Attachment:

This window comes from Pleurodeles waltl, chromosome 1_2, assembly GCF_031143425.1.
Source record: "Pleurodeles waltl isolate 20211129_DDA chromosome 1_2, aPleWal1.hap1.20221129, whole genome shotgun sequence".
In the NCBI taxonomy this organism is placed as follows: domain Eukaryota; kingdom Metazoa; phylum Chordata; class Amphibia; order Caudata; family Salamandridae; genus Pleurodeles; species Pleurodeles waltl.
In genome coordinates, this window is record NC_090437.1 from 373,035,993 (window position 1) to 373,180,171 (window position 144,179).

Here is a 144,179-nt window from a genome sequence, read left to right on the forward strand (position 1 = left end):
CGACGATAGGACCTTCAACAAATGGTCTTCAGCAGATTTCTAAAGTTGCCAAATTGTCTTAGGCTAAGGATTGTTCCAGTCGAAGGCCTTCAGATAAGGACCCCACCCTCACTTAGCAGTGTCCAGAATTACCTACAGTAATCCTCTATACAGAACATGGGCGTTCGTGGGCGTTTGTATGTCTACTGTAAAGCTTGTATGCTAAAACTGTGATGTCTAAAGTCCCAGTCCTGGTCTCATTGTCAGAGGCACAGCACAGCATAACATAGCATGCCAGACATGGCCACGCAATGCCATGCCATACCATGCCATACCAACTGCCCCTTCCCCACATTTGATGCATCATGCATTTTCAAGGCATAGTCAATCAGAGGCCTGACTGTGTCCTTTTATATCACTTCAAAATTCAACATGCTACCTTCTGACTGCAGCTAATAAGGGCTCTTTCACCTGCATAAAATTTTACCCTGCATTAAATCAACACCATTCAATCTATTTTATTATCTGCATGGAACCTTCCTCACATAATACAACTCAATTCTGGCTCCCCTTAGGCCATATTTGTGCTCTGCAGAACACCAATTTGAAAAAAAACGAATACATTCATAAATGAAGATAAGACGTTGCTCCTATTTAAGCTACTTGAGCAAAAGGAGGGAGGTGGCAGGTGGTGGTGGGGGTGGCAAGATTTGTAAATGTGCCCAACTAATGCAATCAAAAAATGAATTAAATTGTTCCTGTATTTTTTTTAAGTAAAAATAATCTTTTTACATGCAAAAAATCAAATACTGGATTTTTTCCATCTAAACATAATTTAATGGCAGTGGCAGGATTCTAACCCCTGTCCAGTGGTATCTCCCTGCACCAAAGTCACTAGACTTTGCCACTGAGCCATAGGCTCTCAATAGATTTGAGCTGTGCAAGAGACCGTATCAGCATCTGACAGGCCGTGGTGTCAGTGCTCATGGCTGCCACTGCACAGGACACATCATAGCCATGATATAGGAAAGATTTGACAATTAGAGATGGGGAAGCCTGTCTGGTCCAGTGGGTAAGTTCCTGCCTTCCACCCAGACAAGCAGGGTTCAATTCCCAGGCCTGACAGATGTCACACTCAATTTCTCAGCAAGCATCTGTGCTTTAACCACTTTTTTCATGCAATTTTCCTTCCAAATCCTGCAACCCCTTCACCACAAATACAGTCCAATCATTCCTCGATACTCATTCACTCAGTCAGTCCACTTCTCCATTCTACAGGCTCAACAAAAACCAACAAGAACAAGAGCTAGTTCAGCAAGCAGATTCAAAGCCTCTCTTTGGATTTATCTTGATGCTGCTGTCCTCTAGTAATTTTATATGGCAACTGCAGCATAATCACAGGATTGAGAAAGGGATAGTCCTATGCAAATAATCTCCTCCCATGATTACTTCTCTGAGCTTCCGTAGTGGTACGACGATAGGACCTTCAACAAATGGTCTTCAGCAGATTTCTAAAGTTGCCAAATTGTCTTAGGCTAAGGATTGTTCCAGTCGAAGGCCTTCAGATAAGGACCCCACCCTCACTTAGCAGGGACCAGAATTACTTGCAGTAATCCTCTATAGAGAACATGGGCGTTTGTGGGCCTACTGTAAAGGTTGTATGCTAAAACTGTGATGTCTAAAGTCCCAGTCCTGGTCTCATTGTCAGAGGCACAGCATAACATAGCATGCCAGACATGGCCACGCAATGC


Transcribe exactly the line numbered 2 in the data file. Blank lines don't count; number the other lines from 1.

Source record: "Pleurodeles waltl isolate 20211129_DDA chromosome 1_2, aPleWal1.hap1.20221129, whole genome shotgun sequence".